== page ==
Alan Titchmarsh explains how to repair and protect your lawn
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Weeds can make a garden look untidy and messy if you let them grow out of control. Even small weeds can cause problems in flower beds and potted plants. Alan explained what the most harmful type of weeds are and how to get rid of them with minimal effort, as well as what to watch out for. This includes tap-rooted perennials such as thistles, and shallow-rooted annuals such as speedwell.
Weeds are a huge problem for keen gardeners and they can appear at any time of the year.
In a video made for Gardeners’ World, Alan explained that before spring “you need to get down and in there” to get those weeds out and stop them “competing with your cultivated plants”.
He said: “At the end of a long winter – and to be absolutely honest, I’ve never known a short one – the earth between the plants in your beds and borders is hard and compacted.
“It’s been undisturbed and it’s given all the weeds a chance to gain a foothold.
“You need to get down and in there to get those weeds out and stop them competing with your cultivated plants.”
Alan explained how there are “several kinds of weeds”, however the most harmful are the “tap rooted”.
He said: “The most pernicious are the tap rooted, deep rooted perennial weeds like this thistle here.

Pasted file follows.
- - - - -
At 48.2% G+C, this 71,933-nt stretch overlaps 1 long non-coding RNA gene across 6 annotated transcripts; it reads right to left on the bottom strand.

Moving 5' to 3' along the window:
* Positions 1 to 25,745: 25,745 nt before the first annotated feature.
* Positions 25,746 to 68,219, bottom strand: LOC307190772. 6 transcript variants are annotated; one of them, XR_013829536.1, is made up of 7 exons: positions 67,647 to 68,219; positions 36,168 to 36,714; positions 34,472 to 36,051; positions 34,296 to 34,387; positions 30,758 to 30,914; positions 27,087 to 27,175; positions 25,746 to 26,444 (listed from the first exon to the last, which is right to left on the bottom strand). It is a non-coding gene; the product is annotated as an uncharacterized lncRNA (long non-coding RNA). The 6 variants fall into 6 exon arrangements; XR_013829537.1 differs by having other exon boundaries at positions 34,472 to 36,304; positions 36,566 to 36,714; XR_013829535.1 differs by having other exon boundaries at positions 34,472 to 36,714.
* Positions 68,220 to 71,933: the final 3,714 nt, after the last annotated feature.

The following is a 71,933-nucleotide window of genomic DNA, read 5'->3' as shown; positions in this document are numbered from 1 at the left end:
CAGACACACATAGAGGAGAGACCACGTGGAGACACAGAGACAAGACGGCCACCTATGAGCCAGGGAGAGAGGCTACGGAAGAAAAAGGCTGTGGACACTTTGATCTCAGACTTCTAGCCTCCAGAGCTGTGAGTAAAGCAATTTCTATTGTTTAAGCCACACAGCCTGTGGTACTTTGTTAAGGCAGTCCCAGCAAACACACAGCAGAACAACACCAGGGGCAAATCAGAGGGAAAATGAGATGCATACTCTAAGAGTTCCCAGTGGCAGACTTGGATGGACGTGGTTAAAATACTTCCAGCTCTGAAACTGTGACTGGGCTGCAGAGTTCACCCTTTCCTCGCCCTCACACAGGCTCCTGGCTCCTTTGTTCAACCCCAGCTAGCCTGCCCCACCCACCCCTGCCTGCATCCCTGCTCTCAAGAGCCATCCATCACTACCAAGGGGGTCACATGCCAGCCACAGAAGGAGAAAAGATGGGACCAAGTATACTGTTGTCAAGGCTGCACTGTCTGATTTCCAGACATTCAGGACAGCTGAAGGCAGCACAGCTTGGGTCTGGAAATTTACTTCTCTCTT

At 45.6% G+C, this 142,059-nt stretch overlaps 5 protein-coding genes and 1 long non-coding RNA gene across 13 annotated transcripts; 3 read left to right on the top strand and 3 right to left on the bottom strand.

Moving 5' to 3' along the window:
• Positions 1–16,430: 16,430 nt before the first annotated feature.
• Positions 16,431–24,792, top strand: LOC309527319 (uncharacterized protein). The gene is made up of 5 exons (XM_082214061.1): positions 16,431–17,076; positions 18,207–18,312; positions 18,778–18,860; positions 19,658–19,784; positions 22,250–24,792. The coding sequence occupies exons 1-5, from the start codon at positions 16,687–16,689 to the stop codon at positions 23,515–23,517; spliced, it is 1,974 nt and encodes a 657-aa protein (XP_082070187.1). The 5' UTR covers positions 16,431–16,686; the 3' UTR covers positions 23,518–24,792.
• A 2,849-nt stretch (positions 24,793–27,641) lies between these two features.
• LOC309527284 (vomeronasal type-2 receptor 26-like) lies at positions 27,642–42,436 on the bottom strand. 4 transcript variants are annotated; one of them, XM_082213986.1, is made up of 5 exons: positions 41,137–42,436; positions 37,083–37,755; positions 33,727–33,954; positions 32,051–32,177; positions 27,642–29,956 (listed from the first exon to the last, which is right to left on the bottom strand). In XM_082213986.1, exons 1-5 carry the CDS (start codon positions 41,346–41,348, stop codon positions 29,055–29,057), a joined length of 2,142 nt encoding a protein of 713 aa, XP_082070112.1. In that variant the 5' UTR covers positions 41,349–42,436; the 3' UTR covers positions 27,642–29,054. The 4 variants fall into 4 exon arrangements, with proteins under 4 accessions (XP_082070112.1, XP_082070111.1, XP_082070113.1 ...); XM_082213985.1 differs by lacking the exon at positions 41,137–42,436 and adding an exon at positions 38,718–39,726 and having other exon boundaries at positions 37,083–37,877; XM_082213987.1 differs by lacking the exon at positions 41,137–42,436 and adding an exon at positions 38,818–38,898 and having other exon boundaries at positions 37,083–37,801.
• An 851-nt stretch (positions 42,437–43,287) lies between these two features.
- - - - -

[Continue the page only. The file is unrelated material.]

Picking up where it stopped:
“Now, that’s got a thick root, which is broken in half. The bit that remains behind will soon send up more shoots.”
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The horticultural expert explained how weeding can be carried out with minimal effort.
Alan said: “So with a hand fork or a trowel, get right down in there underneath each one. And if you listen, it didn’t snap.
“That means I’ve got all of the root out. That’s not going to reappear.
“So all the perennial weeds like that, when you’ve loosened the soil, you can make sure that they’re teased out individually.”
Alan discussed how gardens will be filled with tiny little weeds as well, such as speedwells.
He said: “Little annuals like this speedwell with a flimsy little bit of root.
“Now, the great thing about that is if you gently fork them up, you can leave them on the surface of the soil. They will dry out, desiccate in sunny spells. They’re no worry now.”
The English gardener explained the benefits of alleviating soil compaction.
Alan said: “It forms a friable layer on the surface of the soil, which in a way acts like a mulch.
“It stops the soil below drying out quite so much.
“It removes the weed competition from the plants you do want to grow, and makes sure that they can get away without being competed by the plants that you really don’t like.”
Alan is a gardening expert, broadcaster and novelist who has shared his expertise for many years.
He will regularly appear on shows such as ITV’s This Morning to give easy gardening hacks.
Alan has also shared his wisdom in a number of books which have been published.
The expert previously appeared on Gardeners’ World and Love Your Garden with Alan Titchmarsh.
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